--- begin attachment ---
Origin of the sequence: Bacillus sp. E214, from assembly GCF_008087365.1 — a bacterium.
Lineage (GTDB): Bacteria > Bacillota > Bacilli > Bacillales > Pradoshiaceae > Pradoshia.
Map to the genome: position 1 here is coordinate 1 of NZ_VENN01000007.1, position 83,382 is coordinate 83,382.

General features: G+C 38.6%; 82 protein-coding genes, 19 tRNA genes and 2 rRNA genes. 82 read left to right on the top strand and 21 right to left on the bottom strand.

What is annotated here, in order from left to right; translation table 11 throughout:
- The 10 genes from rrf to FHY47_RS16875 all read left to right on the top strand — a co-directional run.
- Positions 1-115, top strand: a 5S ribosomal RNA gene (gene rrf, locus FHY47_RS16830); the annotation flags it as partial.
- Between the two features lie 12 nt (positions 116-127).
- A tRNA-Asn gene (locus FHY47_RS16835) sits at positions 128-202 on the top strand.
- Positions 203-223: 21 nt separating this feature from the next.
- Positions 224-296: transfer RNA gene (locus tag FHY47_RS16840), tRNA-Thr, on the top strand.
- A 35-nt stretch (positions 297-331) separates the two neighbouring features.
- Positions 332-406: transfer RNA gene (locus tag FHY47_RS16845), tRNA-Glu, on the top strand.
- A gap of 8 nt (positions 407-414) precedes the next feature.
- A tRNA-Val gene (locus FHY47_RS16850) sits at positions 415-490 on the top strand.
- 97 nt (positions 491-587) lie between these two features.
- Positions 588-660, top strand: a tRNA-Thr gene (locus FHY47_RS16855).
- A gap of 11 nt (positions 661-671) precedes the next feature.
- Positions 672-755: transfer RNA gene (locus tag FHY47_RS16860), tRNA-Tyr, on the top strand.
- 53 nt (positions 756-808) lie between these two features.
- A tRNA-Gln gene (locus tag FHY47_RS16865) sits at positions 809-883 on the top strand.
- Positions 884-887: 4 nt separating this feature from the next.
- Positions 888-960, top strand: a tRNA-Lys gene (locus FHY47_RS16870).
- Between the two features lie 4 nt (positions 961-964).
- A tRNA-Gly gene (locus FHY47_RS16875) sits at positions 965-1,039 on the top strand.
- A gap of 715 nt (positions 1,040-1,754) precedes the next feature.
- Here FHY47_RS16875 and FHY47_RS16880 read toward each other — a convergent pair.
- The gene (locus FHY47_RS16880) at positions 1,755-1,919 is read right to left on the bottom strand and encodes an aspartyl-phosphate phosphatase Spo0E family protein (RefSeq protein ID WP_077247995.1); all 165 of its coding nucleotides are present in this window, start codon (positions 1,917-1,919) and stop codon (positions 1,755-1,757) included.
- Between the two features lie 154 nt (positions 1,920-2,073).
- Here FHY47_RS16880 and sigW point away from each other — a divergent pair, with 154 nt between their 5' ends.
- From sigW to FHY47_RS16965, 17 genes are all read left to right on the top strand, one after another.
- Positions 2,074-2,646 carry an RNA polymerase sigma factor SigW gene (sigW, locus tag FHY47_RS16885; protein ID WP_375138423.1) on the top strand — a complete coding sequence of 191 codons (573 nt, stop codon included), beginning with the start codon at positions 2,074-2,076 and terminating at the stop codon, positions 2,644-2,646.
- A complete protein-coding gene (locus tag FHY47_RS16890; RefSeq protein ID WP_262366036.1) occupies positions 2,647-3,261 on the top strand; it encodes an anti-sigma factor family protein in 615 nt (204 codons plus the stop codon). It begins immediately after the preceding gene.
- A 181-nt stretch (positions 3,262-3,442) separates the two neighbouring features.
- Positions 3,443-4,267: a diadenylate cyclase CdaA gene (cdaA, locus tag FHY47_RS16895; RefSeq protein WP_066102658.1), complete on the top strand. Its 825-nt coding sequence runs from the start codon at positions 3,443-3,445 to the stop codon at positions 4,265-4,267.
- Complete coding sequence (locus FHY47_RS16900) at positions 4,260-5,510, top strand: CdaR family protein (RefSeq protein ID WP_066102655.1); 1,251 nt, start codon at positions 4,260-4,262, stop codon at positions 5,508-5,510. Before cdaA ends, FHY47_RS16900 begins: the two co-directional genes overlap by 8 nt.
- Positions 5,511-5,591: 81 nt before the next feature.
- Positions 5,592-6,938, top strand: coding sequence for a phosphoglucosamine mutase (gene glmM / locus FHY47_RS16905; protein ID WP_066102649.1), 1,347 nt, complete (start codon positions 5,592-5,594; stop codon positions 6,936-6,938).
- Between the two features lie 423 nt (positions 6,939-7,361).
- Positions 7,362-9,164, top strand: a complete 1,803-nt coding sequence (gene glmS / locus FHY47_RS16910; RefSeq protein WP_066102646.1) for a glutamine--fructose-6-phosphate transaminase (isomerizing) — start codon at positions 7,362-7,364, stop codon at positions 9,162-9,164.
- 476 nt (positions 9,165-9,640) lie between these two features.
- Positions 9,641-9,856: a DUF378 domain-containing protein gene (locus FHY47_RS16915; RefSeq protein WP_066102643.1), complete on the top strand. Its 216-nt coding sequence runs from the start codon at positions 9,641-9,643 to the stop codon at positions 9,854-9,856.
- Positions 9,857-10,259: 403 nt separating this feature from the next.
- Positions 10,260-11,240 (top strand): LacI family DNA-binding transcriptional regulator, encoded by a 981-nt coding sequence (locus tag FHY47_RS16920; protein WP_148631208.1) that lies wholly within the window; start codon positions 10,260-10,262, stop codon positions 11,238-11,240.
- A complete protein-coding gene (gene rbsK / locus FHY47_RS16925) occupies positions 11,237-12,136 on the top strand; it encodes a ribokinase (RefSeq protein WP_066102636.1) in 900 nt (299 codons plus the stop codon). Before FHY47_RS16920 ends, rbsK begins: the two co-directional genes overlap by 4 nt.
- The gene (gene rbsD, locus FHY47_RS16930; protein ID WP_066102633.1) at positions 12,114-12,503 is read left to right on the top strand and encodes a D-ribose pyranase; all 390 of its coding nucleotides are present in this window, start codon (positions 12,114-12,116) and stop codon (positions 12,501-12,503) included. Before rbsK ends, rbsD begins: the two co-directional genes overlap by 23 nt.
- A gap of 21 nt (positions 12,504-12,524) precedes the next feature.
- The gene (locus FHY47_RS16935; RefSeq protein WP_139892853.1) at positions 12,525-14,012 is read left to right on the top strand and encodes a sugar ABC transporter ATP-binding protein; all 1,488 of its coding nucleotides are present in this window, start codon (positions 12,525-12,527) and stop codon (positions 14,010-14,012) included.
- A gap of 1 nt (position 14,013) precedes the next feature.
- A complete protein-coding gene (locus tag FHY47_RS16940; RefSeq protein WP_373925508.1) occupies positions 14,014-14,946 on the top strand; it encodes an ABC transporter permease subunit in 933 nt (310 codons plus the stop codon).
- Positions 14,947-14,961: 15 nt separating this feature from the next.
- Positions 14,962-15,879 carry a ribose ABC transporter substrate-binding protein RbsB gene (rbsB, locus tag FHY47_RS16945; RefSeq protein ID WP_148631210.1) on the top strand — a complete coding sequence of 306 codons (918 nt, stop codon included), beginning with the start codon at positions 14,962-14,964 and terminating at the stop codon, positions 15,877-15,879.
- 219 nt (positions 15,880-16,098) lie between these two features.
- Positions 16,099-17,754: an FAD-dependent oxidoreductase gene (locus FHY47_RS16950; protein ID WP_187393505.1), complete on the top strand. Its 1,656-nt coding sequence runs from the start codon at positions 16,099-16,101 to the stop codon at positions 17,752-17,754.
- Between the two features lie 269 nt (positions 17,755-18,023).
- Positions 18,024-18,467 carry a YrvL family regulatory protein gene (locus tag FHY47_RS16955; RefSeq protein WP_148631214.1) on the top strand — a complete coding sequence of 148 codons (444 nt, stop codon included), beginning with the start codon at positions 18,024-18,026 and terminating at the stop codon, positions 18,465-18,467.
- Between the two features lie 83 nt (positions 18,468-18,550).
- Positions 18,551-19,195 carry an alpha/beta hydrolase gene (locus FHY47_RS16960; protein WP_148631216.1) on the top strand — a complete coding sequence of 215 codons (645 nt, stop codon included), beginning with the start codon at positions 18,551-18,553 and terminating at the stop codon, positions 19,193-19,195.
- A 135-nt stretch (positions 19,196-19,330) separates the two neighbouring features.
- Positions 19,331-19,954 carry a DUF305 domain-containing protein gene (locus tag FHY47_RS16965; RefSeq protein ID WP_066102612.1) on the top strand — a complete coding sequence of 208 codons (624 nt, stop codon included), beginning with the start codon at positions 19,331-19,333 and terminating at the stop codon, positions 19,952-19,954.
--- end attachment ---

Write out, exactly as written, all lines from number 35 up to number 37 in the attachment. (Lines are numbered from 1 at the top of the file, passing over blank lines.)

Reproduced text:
- Positions 3,443-4,267: a diadenylate cyclase CdaA gene (cdaA, locus tag FHY47_RS16895; RefSeq protein WP_066102658.1), complete on the top strand. Its 825-nt coding sequence runs from the start codon at positions 3,443-3,445 to the stop codon at positions 4,265-4,267.
- Complete coding sequence (locus FHY47_RS16900) at positions 4,260-5,510, top strand: CdaR family protein (RefSeq protein ID WP_066102655.1); 1,251 nt, start codon at positions 4,260-4,262, stop codon at positions 5,508-5,510. Before cdaA ends, FHY47_RS16900 begins: the two co-directional genes overlap by 8 nt.
- Positions 5,511-5,591: 81 nt before the next feature.